Metabolic biomarkers and reactive stroma grading in human prostate cancer tissue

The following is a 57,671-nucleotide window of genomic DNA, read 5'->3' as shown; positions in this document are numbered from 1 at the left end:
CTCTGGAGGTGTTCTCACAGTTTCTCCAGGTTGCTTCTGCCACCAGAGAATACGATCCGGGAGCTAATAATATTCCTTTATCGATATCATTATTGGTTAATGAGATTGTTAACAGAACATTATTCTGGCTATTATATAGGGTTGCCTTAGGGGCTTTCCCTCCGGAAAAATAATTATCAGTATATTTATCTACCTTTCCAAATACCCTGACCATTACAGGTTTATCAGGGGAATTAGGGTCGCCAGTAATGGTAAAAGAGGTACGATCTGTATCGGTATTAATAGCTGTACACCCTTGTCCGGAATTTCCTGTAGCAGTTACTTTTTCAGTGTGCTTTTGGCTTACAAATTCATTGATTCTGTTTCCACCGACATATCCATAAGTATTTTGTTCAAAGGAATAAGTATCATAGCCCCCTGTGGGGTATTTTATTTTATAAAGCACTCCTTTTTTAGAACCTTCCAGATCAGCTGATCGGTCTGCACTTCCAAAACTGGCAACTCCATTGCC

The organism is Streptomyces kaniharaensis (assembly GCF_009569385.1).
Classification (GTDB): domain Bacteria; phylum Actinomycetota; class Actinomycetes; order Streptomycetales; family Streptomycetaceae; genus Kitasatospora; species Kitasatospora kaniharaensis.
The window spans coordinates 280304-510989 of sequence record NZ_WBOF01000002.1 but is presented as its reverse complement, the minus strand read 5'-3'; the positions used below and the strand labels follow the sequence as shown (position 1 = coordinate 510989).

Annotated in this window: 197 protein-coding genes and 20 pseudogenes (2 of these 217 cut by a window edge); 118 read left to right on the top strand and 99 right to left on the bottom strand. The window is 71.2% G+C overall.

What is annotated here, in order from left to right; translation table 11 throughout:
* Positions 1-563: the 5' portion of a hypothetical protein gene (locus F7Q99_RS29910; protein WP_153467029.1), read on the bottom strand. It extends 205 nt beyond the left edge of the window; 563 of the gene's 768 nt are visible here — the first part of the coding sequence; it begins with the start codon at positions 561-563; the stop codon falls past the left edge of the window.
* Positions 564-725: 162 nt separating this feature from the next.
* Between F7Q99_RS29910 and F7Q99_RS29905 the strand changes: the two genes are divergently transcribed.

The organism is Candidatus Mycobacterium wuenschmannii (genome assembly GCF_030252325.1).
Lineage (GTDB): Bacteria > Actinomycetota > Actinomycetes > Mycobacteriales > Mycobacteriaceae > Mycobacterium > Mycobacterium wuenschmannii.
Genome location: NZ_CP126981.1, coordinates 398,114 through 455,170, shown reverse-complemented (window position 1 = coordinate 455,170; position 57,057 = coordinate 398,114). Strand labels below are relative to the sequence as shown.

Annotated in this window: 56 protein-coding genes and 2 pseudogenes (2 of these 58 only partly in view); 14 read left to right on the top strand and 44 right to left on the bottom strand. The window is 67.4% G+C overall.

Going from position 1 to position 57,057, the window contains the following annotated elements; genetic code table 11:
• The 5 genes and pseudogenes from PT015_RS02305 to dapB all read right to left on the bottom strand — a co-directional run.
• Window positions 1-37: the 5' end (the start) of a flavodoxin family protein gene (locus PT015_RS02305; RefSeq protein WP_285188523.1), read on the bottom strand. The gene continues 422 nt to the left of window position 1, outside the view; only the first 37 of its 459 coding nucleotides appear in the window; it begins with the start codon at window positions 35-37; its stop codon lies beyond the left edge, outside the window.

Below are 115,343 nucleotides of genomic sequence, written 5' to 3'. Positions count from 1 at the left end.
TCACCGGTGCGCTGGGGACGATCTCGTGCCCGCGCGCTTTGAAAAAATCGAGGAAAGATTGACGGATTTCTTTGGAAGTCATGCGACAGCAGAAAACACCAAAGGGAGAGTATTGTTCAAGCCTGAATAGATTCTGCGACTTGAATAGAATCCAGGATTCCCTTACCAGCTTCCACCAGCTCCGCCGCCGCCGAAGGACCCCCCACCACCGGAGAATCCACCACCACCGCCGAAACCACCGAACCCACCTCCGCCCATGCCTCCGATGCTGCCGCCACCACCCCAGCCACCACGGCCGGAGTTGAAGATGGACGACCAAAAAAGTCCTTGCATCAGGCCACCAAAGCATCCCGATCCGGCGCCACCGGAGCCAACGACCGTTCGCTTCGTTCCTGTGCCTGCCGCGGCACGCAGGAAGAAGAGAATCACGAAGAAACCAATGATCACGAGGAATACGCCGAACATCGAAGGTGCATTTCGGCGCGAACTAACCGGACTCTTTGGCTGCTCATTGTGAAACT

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Introduction Prostate cancer (PCa) is the most common malignancy among men in the western world. Today’s diagnostic methods are not able to separate aggressive and indolent cancer in a sufficient way. Hence, it is difficult to choose which patients who will benefit from active surveillance, and which patients should receive active treatment. The purpose of our study was to reveal more information about metabolic pathways in PCa by combining two novel and emerging diagnostic methods: reactive stroma (RS), the interaction between cancer stroma and epithelium, and metabolic profiling. A grading system for RS has already been proven to add prognostic valuable information, independent of other factors like Gleason score (GS) and Prostate specific antigen (PSA), to today’s predictive model. Altered metabolite concentrations have been found in PCa tissue versus normal tissue, and in high grade versus low grade PCa regarding citrate, spermine and choline containing compounds. The purpose of the study was to investigate whether there is a correlation between RS grade (RSG) and metabolite concentrations. The hypothesis is that RS is an active tissue that is important for cancer development and progression. Because some RSGs have been proven to lead to a worse prognosis than others, one would expect to find an alteration in phenotypes and metabolite concentrations between the different grades. Thereby this could lead to a better understanding of the molecular mechanisms in RS. Methods The tissue samples in the study came from 48 patients who underwent prostatectomy at St. Olavs Hospital, Norway. A new harvesting method was used to obtain one transversal fresh frozen slice from each of the prostates. Later, several samples from each slice were chosen for further examination. Metabolic spectra were acquired by High resolution magic angle spinning (HR-MAS) magnetic resonance spectroscopy (MRS) and each metabolite was quantified by LCModel. A histopathological evaluation considering RSG, GS and tissue composition was made on hematoxylin, erythrosine and saffron (HES) stained sections. The total number of samples was 149, of which 104 contained cancer. Finally, statistical analyses were performed in R to correlate RSG and metabolic concentrations. Linear mixed model (LMM) was used due this model`s ability to adjust for intra-patient correlation, as there are several samples from each patient in our dataset. Fixed effects also adjusted for in the LMM were GS, percentage of tumor, stroma and luminal space. In addition, the Benjamini-Hochberg false discovery rate was applied to correct for multiple testing. Descriptive analyses and log-transformation of the metabolite concentrations were performed in SPSS. Results RSG was graded in the 104 samples that contained cancer tissue. In the dataset, 23 of the samples were graded as RSG 0, 59 graded RSG 1, 16 graded RSG 2 and 6 graded RSG 3. Initially LMM proved significant differences in the concentrations of citrate (p=0,0071), ethanolamine (p= 0,0373) and glucose (p= 0,0100) between different grades of RS. However, ethanolamine and glucose showed lack of standard deviation in qq-plots, and therefore the correlation could not be confirmed. After correction for multiple testing, the p-value for citrate concentration became non-significant (p=0,1150). Discussion/conclusion The results showed that citrate concentration significantly correlated with RSG before correction for multiple testing. Citrate has previously been shown to have a negative correlation with tumor aggressiveness and GS, but these factors were adjusted for in our model. Hence the RSG can be considered to be an independent predictor of citrate concentration. This strengthens the impression of epithelial-stromal interactions as an active contributor in cancer development and progression. However, because the results did not remain significant after correction for multiple testing, it is not possible to conclude anything. Whether a correction for multiple testing was necessary in this case, or if the correction may have lead ty a type II error, can be discussed. Regardless, the association between RSG and citrate concentration is interesting and needs further investigation. Both RSG and MRS have the potential of being implemented in routine diagnostics, and their significance has already been proven in other studies.